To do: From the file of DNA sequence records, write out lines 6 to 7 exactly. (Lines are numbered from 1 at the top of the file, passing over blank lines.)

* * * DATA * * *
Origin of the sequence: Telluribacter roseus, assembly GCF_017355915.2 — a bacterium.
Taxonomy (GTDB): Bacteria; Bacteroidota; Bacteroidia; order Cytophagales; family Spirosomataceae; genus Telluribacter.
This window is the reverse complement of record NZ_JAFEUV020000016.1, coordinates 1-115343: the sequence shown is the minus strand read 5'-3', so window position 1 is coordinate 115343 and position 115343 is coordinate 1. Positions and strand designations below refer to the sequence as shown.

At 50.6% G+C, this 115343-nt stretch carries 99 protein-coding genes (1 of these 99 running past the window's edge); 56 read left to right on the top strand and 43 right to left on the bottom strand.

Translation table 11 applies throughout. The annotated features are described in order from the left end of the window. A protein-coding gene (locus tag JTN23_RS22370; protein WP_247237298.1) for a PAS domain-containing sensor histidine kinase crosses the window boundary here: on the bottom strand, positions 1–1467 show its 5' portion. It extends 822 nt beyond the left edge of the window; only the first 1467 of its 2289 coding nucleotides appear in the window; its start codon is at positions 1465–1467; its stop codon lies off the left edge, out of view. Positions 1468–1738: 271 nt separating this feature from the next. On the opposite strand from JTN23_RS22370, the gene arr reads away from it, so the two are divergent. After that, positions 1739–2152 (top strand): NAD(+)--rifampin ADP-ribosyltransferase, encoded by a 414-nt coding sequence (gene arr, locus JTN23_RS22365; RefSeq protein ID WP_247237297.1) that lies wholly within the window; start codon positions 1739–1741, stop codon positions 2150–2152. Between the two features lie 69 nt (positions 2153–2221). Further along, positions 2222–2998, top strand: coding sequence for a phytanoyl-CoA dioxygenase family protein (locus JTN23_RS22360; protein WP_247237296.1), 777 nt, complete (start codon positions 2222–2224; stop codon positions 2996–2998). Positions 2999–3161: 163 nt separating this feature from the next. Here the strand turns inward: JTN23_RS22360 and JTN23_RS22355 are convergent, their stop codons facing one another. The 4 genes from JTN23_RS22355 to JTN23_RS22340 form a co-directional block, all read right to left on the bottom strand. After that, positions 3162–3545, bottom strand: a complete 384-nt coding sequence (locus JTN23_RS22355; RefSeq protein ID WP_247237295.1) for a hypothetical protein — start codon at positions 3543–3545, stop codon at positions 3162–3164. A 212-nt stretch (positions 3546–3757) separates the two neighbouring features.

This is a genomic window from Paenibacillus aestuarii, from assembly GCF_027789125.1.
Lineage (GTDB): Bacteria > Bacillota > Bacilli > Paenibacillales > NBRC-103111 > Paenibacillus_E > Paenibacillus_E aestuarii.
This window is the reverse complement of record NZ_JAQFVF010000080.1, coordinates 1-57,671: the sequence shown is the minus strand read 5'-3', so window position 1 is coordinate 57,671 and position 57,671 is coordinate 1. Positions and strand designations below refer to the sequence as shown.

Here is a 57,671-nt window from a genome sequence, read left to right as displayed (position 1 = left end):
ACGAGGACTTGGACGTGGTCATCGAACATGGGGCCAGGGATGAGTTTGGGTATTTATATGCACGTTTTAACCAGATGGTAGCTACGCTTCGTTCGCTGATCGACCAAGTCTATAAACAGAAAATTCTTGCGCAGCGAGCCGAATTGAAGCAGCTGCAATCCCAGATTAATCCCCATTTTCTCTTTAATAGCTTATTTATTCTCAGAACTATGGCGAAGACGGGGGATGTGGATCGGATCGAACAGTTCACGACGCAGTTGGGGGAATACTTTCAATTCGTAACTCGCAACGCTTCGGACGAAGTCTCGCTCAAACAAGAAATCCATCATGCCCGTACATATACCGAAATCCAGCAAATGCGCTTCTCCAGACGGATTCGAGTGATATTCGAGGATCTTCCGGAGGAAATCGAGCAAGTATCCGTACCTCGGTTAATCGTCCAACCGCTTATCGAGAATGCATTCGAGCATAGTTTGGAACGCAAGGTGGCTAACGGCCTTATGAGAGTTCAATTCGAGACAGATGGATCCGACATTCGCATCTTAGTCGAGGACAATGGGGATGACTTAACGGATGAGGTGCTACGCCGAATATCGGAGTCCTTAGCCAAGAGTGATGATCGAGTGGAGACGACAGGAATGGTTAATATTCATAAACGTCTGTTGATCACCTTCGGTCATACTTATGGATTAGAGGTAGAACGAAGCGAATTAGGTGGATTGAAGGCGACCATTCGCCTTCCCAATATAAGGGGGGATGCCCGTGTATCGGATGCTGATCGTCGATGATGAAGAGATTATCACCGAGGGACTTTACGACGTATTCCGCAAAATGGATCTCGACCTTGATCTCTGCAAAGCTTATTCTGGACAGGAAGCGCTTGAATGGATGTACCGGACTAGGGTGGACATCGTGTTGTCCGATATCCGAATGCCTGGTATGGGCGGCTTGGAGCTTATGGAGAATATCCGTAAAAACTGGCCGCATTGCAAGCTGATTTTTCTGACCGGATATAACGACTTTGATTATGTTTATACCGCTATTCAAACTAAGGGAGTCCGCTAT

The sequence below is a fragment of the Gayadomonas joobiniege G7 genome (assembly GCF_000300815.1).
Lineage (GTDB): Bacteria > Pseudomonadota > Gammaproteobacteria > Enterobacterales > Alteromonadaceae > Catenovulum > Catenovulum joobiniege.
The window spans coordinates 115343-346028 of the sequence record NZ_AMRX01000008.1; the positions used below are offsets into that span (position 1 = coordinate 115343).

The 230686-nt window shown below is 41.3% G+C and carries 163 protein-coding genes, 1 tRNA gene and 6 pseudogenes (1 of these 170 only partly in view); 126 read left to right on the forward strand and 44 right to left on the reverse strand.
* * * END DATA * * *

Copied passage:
This is a genomic window from Paenibacillus aestuarii, from assembly GCF_027789125.1.
Lineage (GTDB): Bacteria > Bacillota > Bacilli > Paenibacillales > NBRC-103111 > Paenibacillus_E > Paenibacillus_E aestuarii.